LinuxQuestions.org
Register a domain and help support LQ
Go Back   LinuxQuestions.org > Forums > Linux Forums > Linux - Security
User Name
Password
Linux - Security This forum is for all security related questions.
Questions, tips, system compromises, firewalls, etc. are all included here.

Notices

Reply
 
Search this Thread
Old 11-24-2009, 09:07 PM   #1
genmaicha
Member
 
Registered: Apr 2009
Posts: 38

Rep: Reputation: 15
ssh + kerberos... less secure?


I'm reading up on how kerberos functions, and I wonder: isn't using kerberos for SSH *less* secure than the default? With kerberos, when a client tries to authenticate for SSH, it has to decrypt a ticket from the KDC with the client password *locally*-- therefore, an attacker can launch offline brute force attacks against user passwords. Compare this to the default SSH password authentication, where only online-attacks work (right?) and therefore its painfully obvious when someone's trying to crack into a server. and with SSH-keypairs, neither online for offline are possible.

Is this correct? If so, why would anyone use kerberos for ssh authentication?
 
Old 11-24-2009, 10:09 PM   #2
irishbitte
Senior Member
 
Registered: Oct 2007
Location: Brighton, UK
Distribution: Ubuntu Hardy, Ubuntu Jaunty, Eeebuntu, Debian, SME-Server
Posts: 1,213
Blog Entries: 1

Rep: Reputation: 82
What you're not thinking about is how Kerberos works. The 'ticket' that a Kerberos Key Distribution Centre (KDC) gives to the user logging in has nothing to do with the user password.

Say I log in using my username and password. The client machine I'm using, has a ticket that it already received from the KDC as a member of the Kerberos realm. My user credentials are encrypted by the client, using a shared key, and passed to the KDC, which decrypts the credentials, and either grants or does not grant a ticket to the user.

I'm being simplistic, but that is the nuts and bolts of it. At no point does the 'attacker' have the user name and password to 'break' if you get me.

Last edited by irishbitte; 11-24-2009 at 10:11 PM.
 
Old 11-24-2009, 11:22 PM   #3
genmaicha
Member
 
Registered: Apr 2009
Posts: 38

Original Poster
Rep: Reputation: 15
Quote:
Originally Posted by irishbitte View Post
Say I log in using my username and password. The client machine I'm using, has a ticket that it already received from the KDC as a member of the Kerberos realm. My user credentials are encrypted by the client, using a shared key, and passed to the KDC, which decrypts the credentials, and either grants or does not grant a ticket to the user.
Now I'm more confused-- I was thinking in terms of remote login where the client computer is unknown, but now I recall that in windows AD, client machines are 'joined' into a domain before the user can log in. (sorry for citing windows in a linux forum but AD is my only exposure to kerberos).

On windows, when you 'join' a computer to a domain, you're prompted for the domain admin username/password. What does that correspond to in the diagram in the following page? (I'm guessing AS_REQ/AS_REP?) And from your example above, I'm guessing the act of client sending user credentials to the KDC is the TGS_REQ/TGS_REP?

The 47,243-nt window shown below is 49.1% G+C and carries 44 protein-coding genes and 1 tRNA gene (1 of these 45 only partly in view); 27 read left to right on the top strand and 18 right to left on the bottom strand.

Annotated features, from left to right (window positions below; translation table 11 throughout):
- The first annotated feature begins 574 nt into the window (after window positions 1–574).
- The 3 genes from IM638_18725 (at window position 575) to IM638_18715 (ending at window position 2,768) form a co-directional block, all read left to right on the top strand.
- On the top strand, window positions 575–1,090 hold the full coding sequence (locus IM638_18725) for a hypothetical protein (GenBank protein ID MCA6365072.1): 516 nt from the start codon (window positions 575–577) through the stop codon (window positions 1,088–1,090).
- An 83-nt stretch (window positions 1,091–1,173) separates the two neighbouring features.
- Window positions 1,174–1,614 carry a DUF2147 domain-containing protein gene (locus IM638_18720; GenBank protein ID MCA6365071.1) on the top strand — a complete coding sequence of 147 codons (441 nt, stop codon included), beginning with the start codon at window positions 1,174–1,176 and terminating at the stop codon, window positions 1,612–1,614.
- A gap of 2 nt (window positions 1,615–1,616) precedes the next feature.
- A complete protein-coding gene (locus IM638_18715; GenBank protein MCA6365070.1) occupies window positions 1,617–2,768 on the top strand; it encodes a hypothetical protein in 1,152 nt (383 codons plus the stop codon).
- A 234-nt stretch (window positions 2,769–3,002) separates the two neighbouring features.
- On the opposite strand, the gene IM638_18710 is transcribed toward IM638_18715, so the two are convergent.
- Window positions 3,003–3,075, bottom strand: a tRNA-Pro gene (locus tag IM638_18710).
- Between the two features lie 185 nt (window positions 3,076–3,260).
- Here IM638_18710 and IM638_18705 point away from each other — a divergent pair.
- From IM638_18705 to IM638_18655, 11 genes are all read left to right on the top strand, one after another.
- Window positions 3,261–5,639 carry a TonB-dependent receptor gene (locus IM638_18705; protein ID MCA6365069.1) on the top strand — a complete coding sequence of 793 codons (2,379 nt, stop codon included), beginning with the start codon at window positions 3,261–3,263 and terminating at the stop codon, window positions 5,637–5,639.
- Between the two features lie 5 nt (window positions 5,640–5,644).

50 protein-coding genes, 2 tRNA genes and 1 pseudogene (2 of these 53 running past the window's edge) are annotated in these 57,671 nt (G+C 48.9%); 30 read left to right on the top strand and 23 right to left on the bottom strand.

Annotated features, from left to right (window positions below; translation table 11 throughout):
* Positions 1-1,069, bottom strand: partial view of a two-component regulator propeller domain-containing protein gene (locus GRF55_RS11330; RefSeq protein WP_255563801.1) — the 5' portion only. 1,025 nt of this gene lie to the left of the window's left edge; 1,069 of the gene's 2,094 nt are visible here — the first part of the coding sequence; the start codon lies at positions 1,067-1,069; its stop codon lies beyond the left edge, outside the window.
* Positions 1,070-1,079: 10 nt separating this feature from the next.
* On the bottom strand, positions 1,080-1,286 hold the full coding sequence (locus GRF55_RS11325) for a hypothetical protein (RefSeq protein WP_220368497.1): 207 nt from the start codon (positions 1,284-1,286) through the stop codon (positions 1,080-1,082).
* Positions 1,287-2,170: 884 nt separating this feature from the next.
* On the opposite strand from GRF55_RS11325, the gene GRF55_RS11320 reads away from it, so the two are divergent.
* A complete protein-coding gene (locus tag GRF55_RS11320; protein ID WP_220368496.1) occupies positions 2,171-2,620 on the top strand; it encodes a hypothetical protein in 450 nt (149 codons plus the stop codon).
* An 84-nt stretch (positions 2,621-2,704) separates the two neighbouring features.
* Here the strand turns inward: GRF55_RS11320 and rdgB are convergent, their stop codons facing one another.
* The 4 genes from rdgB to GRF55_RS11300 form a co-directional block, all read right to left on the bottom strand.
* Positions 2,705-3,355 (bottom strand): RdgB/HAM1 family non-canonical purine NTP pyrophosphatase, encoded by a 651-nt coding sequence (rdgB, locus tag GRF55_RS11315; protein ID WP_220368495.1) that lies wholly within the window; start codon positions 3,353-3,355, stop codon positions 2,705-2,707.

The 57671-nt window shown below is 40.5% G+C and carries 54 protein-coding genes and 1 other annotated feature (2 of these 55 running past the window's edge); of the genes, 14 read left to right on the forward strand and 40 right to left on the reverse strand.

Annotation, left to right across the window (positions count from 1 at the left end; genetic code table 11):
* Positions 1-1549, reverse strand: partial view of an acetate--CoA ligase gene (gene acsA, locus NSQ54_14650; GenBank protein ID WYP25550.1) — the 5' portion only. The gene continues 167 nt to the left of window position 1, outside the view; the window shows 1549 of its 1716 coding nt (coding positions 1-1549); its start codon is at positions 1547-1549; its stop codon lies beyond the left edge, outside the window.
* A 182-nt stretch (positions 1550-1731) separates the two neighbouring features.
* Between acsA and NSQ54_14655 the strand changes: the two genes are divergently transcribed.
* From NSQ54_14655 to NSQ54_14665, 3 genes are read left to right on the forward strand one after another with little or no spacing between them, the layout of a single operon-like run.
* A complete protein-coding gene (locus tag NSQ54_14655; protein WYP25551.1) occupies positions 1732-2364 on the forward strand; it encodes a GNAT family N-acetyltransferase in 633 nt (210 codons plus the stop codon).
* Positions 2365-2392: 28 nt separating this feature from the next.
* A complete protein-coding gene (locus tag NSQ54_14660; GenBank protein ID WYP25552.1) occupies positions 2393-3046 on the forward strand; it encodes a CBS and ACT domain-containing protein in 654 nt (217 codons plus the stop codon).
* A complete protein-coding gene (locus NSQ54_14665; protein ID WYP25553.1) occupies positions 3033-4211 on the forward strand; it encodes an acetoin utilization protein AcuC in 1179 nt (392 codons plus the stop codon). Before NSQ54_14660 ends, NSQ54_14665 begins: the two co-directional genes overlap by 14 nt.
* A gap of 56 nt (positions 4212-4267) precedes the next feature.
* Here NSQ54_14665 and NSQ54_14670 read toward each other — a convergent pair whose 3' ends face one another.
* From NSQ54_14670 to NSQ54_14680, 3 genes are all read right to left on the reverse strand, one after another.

http://www.zeroshell.net/eng/kerbero...ros-operation/
 
Old 11-25-2009, 12:16 PM   #4
irishbitte
Senior Member
 
Registered: Oct 2007
Location: Brighton, UK
Distribution: Ubuntu Hardy, Ubuntu Jaunty, Eeebuntu, Debian, SME-Server
Posts: 1,213
Blog Entries: 1

Rep: Reputation: 82
Well, AD is not a great example in one sense, since it is unlikely that anyone would be accessing a machine in an AD domain using SSH in the first place. SSH is definitely a linux based tech!

However, AD is without doubt the most permeating example of a Kerberos type system. It is, however, MS's Kerberos system.

Quote:
On windows, when you 'join' a computer to a domain, you're prompted for the domain admin username/password.
In my mind, this would correspond to more than a single request. Firstly, there would be an Auth req, and once that had completed, there would be a TGS_req, since the machine being joined would require a ticket in it's own right!

Read, read, read!
 
  


Reply


Thread Tools Search this Thread
Search this Thread:

Advanced Search

Posting Rules
You may not post new threads
You may not post replies
You may not post attachments
You may not edit your posts

BB code is On
Smilies are On
[IMG] code is Off
HTML code is Off


Similar Threads
Thread Thread Starter Forum Replies Last Post
Kerberos and SSH ceph Linux - Server 0 08-03-2009 11:28 AM
SSH + PAM + Kerberos questions Akegata Linux - Security 9 06-13-2009 10:50 AM
Kerberos and SSH l0rddarkf0rce Linux - Server 0 10-26-2008 04:50 PM
SSH and Kerberos l0rddarkf0rce Ubuntu 0 10-26-2008 02:30 AM
LXer: University of Michigan Selects SSH Tectia for Secure System Administration and Secure File Transfers LXer Syndicated Linux News 0 04-25-2006 12:54 AM


All times are GMT -5. The time now is 01:44 PM.

Main Menu
My LQ
Write for LQ
LinuxQuestions.org is looking for people interested in writing Editorials, Articles, Reviews, and more. If you'd like to contribute content, let us know.
Main Menu
Syndicate
RSS1  Latest Threads
RSS1  LQ News
Twitter: @linuxquestions
identi.ca: @linuxquestions
Facebook: linuxquestions Google+: linuxquestions
Open Source Consulting | Domain Registration